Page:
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As the person in charge of ensuring that D.C.’s Department of Consumer and Regulatory Affairs follows the law, the agency’s former general counsel, Charles Thomas, and its former director, Melinda Bolling, would seem to be natural enemies.
While at the helm of DCRA, Bolling made clear that she was not concerned about violating Freedom of Information Act deadlines and allegedly instructed staff to prepare false sworn statements about how public records were gathered for FOIA requests, according to a whistleblower lawsuit filed last August.
In that case, which is still ongoing, Genet Amare, a DCRA FOIA officer, accuses Bolling of retaliating against her for speaking out against the boss’ orders.
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Last month, Thomas filed his own whistleblower lawsuit, in which he also says Bolling retaliated against him for refusing to comply with her illegal orders and for defending Amare’s claims that she was unlawfully fired. Attorney David Branch represents both Thomas and Amare. He did not immediately respond to LL’s call seeking comment.
Thomas’ complaint lays out instances over the course of a little more than two years when he and Bolling butted heads, including at least two times in 2017 when Bolling either lied or gave blatantly false information to the D.C. Council.
In one of those instances, Council Chairman Phil Mendelson asked Bolling to provide a copy of her agency’s standard operating procedures. Bolling told the chairman that she could not release the SOPs because Thomas was reviewing them.
Thomas’ lawsuit asserts that he did not have the SOPs nor was he directed to review them. Some time after he heard Bolling’s testimony, Thomas requested the documents from the agency’s division heads and assigned Amare to review them.
According to Thomas’ complaint, Amare determined that the documents were not in fact SOPs, and that their release “could have dire consequences for the agency.”
“Amare informed all parties that the documents she reviewed were not sufficient, they needed to be rewritten, and that the SOPs should be written to help not only the public but any lay person understand DCRA and the role it plays,” the lawsuit says.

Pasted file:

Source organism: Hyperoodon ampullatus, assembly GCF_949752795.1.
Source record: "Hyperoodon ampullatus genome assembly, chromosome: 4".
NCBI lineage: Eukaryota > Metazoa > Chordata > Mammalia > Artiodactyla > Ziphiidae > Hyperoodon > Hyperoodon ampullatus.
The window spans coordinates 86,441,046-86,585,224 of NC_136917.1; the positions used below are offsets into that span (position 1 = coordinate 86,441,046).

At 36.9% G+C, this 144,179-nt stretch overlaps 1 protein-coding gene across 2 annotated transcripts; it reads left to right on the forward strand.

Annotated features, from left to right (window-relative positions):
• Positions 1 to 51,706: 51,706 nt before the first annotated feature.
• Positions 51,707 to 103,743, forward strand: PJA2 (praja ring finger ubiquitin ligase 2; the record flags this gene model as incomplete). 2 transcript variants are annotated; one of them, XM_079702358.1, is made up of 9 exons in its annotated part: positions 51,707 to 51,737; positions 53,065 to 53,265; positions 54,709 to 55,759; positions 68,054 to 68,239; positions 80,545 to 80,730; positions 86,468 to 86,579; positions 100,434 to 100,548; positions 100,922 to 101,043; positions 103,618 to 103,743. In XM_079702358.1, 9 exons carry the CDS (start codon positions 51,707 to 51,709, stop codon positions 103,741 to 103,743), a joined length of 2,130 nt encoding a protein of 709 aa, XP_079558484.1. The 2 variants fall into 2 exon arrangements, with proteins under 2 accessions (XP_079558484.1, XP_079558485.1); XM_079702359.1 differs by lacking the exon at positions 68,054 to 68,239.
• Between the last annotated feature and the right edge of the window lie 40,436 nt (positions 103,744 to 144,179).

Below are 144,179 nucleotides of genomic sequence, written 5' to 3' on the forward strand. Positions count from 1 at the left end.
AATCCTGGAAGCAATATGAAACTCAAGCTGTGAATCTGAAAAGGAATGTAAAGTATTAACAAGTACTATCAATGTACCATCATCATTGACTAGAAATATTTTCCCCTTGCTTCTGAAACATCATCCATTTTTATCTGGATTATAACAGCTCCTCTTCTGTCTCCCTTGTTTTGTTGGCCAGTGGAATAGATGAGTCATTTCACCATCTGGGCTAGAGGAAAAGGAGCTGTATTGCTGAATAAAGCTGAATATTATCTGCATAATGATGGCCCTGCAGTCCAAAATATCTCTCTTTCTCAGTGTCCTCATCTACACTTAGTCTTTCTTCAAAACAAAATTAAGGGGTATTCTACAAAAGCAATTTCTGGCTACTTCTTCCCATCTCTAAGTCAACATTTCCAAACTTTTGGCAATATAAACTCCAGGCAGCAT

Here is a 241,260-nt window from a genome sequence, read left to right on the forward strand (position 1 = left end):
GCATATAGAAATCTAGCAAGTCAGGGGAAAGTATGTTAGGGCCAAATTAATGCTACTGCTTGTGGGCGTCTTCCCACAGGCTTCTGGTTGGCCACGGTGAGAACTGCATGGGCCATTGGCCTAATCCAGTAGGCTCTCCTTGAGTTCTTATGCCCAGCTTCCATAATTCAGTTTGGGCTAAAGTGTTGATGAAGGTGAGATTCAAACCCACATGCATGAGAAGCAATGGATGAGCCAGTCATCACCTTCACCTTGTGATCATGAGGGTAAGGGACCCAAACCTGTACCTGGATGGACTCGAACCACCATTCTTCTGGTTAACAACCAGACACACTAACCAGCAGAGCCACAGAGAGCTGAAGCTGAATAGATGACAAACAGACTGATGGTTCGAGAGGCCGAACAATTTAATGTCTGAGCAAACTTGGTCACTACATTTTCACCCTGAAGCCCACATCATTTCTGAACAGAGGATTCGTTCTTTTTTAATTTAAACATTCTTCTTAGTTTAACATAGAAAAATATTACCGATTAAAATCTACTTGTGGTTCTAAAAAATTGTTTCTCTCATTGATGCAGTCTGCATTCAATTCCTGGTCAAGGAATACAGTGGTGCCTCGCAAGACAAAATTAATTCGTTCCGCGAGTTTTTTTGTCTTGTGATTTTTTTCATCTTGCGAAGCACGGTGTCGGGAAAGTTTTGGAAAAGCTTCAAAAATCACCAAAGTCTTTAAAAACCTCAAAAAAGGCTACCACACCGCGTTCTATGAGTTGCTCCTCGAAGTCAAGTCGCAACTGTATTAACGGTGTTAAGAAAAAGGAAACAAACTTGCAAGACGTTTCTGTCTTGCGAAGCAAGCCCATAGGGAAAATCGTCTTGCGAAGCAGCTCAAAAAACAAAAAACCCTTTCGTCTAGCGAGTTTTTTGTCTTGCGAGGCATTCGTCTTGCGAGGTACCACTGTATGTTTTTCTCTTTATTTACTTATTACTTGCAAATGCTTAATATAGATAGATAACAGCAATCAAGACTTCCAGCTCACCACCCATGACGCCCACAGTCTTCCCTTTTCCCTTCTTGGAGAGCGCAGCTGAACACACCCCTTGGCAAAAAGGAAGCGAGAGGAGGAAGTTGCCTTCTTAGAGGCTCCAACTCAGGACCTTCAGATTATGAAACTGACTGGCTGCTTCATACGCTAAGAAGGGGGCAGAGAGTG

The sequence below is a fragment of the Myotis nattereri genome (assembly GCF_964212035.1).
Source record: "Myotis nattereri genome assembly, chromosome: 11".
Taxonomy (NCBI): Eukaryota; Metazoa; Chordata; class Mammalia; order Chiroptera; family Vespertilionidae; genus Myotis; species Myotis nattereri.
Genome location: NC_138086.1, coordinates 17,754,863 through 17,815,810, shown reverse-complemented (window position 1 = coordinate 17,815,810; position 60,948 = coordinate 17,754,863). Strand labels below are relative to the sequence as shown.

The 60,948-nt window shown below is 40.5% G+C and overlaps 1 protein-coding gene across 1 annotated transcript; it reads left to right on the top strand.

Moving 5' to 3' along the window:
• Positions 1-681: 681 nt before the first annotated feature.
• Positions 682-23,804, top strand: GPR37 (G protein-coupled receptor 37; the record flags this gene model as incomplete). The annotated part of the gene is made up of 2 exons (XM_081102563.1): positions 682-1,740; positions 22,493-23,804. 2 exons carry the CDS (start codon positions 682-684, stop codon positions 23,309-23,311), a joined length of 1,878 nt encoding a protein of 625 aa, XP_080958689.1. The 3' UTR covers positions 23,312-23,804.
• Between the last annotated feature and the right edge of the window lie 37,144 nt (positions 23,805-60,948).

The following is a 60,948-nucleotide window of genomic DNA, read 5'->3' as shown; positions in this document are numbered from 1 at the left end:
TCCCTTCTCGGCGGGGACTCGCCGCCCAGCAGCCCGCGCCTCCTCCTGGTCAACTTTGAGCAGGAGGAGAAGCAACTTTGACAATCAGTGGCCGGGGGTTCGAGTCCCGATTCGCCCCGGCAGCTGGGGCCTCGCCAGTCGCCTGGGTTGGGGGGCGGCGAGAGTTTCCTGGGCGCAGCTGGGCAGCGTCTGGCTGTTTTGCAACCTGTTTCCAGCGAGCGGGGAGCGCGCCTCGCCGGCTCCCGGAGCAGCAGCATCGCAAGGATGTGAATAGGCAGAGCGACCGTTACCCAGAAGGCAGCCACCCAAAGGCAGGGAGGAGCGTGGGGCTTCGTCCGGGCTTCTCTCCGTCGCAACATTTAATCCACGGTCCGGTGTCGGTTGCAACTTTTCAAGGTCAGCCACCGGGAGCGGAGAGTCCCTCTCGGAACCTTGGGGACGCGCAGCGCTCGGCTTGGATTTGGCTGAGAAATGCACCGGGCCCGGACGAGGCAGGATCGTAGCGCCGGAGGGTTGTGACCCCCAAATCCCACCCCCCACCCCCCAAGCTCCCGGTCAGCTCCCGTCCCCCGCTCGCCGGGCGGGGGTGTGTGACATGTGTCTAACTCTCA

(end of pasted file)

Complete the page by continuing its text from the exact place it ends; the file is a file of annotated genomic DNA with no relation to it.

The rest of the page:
In another instance of Bolling’s alleged malfeasance, according to the lawsuit, she directed Thomas to ignore an opinion from the D.C. Board of Ethics and Government Accountability. BEGA had ruled that Dilraj Sidhu, an inspector who contracted with DCRA, could not perform any inspections for the government for one year, due to issues with his work. When Thomas denied Sidhu’s application, Bolling suggested in an email to Thomas that it was up to Sidhu to abide by BEGA’s ruling, not DCRA.
“Charles, I understand that this is an ethical issue for Dilraj. However, he is responsible for following the one year cooling off period,” Bolling wrote in the email. “Why do we have to police him in this effort? In other words, if he does third party work and BEGA finds that it violates the law, then that is his issue.”
The lawsuit details a few petty examples of Bolling’s alleged retaliation, such as cancelling their monthly meetings, overriding his decisions, and attempting to subject him to random drug tests.
Ultimately, Thomas believes that his statements to human resource investigators regarding Amare’s termination are what did him in, according to the complaint. HR reversed Amare’s firing, and three days before she was scheduled to return to work, Bolling sacked Thomas in April 2018.
Bolling parted ways with the District government in November 2018 and shortly thereafter landed a job as head of Prince George’s County’s version of DCRA. Bolling did not respond to requests for comment. Prince George’s County Executive Angela Alsobrooks, who appointed Bolling, also did not respond to a message left with her office.